BUSAN (South Korea), Nov 17 (Bernama) -- Malaysian Foreign Minister Datuk Seri Syed Hamid Albar Thursday refuted an Indonesian media report that slain Malaysian bomb expert Dr Azahari Husin had received funds from Malaysia for his terror activities in the republic.
Nevertheless, he said, the police would act to determine the actual situation.
The influential "Media Indonesia" newspaper had reported that Malaysia was the source of funds for the activities of a group of terrorists linked to Azahari, who was shot dead by Indonesian police in East Java on Nov 9, and another Malaysian militant Noordin Mat Top who is in Indonesia as well.
"Frequently, Malaysia is often linked to terrorism. I wish to emphasise that the Malaysian government does not have anything to show that the funds came from Malaysia," he told reporters when relating his discussion with fellow Asean foreign ministers here last night.
"If there is such information, we have to use the common channels to investigate whether there is any truth to the report. A general statement gives a negative implication that Malaysia is supporting terrorists," he said.
"This is something inaccurate and negative to Malaysia. I hope we can analyse such information to determine the mastermind involved in such activity so that we can take firm action," he said.
Syed Hamid said Malaysia was opposed to any form of terrorism and had no interest in supporting any terrorist group, and if there were groups involved, it would take action according to the proper channels.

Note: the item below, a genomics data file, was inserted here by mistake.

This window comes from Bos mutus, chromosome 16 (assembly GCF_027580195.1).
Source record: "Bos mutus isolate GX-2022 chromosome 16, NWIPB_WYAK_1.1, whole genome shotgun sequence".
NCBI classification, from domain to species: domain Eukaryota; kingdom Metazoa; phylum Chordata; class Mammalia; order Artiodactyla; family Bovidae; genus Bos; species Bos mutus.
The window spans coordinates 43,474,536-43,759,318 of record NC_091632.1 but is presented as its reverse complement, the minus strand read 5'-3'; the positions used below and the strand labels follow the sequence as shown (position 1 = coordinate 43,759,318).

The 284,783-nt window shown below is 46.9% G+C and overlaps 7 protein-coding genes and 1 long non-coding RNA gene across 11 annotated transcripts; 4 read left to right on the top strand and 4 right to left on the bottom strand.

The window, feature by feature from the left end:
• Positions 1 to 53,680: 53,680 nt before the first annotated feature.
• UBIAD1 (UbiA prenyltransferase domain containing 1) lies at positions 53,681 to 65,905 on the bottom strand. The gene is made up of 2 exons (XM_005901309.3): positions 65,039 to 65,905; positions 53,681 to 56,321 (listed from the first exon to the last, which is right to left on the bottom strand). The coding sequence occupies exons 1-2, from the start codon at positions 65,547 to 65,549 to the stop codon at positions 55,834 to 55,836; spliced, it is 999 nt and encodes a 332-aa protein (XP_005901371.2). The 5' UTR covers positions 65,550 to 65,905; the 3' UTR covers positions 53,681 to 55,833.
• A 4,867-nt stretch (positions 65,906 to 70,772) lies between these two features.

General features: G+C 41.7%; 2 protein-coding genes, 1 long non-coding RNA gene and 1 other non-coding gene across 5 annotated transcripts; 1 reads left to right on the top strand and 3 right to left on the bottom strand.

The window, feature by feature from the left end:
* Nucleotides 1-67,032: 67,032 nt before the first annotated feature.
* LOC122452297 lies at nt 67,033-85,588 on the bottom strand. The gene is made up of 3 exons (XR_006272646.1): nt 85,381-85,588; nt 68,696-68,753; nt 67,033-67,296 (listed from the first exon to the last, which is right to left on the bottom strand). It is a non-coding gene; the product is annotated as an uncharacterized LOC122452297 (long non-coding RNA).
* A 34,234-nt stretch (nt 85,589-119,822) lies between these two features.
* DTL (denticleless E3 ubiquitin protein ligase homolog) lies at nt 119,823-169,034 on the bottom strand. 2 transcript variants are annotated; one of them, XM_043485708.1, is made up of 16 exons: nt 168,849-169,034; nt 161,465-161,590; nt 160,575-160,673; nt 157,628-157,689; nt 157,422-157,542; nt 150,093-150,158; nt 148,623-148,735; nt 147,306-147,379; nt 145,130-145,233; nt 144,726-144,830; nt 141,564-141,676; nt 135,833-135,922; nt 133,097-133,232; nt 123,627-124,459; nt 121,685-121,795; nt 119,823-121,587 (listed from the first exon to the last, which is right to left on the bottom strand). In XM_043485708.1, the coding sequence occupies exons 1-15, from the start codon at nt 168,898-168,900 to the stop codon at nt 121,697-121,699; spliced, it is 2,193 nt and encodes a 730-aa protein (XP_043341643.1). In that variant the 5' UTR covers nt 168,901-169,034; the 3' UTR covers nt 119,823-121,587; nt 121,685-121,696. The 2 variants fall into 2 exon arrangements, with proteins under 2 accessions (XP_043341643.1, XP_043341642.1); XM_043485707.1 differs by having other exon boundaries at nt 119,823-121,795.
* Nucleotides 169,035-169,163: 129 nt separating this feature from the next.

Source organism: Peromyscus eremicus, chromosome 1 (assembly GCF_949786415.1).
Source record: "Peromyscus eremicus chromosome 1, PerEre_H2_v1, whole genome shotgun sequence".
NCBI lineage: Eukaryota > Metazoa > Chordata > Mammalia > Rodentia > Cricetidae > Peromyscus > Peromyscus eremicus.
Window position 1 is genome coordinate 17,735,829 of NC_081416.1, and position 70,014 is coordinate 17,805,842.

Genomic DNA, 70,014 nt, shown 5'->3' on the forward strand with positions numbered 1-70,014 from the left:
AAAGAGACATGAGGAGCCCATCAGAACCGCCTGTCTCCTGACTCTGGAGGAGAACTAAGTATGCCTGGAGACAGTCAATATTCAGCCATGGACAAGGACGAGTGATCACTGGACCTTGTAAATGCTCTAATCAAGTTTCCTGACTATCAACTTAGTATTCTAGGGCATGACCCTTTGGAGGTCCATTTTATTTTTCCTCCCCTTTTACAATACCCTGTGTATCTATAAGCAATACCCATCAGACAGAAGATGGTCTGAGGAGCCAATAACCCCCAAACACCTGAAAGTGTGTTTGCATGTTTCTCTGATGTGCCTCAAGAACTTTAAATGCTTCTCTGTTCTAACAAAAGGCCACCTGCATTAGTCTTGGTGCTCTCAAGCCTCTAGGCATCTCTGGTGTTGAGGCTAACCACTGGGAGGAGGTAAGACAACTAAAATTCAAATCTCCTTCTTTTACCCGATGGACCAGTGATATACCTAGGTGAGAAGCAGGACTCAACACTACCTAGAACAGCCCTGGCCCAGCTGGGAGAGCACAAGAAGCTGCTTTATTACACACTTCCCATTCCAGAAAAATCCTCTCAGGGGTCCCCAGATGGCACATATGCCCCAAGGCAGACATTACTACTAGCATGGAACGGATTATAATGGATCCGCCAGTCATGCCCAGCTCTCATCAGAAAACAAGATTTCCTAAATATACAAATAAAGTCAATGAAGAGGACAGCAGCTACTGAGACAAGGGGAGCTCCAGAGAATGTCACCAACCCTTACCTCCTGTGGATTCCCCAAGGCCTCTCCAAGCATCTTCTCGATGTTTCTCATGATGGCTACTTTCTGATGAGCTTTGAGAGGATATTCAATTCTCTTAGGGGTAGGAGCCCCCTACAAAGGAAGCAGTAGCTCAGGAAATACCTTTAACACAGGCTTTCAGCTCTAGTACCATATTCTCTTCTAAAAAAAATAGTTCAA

The "Media Indonesia" report had quoted Wawan H. Purwanto, a local intelligence observer, as saying that a foreign diplomat (of an undisclosed country) who had immunity was the contact person who helped to channel the money to the terrorist group.
Syed Hamid said the Indonesian government had not conveyed any information of a foreign diplomat but added that an investigation would be carried out and the police would act to determine the actual situation.
On his meeting with his counterparts from the other Asean countries, Syed Hamid said they discussed the relocation of Myanmar's administrative capital from Yangon to Pyinmana, 320 km north of Yangon, and hoped that Myanmar would explain the reason for the move.
"When a fellow Asean country relocates its administrative capital and we are not in the know, it can be embarrassing," he said.
Myanmar watchers have said the relocation was to ensure a better-fortified seat of government in case the country came under attack.
Earlier, Syed Hamid had bilateral meetings with Peruvian Foreign Minister Manuel Carlos Maurtua and New Zealand Foreign Minister Winston Peters.
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